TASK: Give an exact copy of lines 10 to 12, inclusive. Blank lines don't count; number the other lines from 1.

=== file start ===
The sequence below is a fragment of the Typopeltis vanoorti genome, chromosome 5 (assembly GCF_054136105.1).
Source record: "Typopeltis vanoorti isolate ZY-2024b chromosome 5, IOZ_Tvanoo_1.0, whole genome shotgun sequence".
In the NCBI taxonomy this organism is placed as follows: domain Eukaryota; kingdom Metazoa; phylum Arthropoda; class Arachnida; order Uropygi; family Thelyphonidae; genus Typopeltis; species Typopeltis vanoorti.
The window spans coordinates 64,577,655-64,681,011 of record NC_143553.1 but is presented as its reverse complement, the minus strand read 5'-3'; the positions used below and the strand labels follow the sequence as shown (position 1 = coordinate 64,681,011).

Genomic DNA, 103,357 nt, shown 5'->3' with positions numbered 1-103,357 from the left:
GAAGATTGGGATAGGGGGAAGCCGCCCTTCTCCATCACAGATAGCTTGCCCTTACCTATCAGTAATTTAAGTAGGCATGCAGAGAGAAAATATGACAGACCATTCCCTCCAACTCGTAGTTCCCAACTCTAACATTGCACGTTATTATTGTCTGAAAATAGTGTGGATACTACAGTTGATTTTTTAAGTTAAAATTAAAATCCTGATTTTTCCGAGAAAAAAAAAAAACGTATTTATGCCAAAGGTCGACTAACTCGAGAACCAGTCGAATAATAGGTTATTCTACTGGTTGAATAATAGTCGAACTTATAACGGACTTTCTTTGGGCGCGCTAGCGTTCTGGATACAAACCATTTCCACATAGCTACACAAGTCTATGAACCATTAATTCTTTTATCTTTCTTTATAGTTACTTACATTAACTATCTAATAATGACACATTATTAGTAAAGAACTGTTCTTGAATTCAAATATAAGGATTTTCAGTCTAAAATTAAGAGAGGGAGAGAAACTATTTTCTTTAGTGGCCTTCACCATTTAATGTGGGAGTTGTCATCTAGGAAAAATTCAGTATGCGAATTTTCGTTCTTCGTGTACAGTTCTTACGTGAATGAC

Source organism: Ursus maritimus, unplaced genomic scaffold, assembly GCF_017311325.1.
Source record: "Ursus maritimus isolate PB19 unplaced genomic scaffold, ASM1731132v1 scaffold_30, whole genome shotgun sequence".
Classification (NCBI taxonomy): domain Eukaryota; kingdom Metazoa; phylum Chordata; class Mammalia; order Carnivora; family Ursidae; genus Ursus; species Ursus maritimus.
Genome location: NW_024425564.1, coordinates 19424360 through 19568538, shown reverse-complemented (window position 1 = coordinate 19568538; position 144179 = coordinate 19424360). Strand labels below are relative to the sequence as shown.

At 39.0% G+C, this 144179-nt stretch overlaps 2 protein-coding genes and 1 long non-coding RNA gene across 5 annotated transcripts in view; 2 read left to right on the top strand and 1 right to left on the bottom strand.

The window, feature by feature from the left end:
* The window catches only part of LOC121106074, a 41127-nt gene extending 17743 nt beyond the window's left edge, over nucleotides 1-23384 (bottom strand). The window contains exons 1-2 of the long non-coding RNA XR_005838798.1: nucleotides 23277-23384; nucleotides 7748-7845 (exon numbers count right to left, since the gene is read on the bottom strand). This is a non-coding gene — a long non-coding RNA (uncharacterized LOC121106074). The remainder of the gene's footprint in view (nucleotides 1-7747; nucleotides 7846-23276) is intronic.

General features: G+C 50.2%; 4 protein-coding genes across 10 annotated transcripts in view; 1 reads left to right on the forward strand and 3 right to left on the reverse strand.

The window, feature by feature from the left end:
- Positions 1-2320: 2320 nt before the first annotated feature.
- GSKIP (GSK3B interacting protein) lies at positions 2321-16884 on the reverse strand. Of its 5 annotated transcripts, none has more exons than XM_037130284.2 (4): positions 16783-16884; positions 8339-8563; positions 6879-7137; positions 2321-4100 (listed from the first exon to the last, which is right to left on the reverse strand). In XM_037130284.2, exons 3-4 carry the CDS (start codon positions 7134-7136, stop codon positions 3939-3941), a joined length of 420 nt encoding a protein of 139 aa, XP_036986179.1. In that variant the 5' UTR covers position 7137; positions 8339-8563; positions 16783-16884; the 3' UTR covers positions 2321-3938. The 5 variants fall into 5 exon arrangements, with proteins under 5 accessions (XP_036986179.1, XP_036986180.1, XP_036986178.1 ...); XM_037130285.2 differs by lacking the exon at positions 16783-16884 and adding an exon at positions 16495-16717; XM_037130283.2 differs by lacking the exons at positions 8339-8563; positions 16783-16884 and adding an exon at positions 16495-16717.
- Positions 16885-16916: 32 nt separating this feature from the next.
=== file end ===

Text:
Genome location: NW_024425564.1, coordinates 19424360 through 19568538, shown reverse-complemented (window position 1 = coordinate 19568538; position 144179 = coordinate 19424360). Strand labels below are relative to the sequence as shown.

At 39.0% G+C, this 144179-nt stretch overlaps 2 protein-coding genes and 1 long non-coding RNA gene across 5 annotated transcripts in view; 2 read left to right on the top strand and 1 right to left on the bottom strand.

The window, feature by feature from the left end: